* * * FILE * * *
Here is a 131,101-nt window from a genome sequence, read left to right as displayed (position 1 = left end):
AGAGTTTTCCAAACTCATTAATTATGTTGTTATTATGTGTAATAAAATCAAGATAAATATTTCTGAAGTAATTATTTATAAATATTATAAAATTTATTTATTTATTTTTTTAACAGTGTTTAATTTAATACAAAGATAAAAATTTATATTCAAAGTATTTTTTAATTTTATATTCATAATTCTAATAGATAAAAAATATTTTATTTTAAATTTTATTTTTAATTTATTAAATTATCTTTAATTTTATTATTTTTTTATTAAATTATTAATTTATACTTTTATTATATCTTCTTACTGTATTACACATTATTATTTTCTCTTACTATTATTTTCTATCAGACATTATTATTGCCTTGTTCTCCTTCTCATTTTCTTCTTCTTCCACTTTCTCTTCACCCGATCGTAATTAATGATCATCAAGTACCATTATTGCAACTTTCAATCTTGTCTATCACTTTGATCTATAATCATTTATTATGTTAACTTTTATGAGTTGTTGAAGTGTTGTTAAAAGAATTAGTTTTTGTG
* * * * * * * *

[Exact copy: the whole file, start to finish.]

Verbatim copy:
Here is a 131,101-nt window from a genome sequence, read left to right as displayed (position 1 = left end):
AGAGTTTTCCAAACTCATTAATTATGTTGTTATTATGTGTAATAAAATCAAGATAAATATTTCTGAAGTAATTATTTATAAATATTATAAAATTTATTTATTTATTTTTTTAACAGTGTTTAATTTAATACAAAGATAAAAATTTATATTCAAAGTATTTTTTAATTTTATATTCATAATTCTAATAGATAAAAAATATTTTATTTTAAATTTTATTTTTAATTTATTAAATTATCTTTAATTTTATTATTTTTTTATTAAATTATTAATTTATACTTTTATTATATCTTCTTACTGTATTACACATTATTATTTTCTCTTACTATTATTTTCTATCAGACATTATTATTGCCTTGTTCTCCTTCTCATTTTCTTCTTCTTCCACTTTCTCTTCACCCGATCGTAATTAATGATCATCAAGTACCATTATTGCAACTTTCAATCTTGTCTATCACTTTGATCTATAATCATTTATTATGTTAACTTTTATGAGTTGTTGAAGTGTTGTTAAAAGAATTAGTTTTTGTG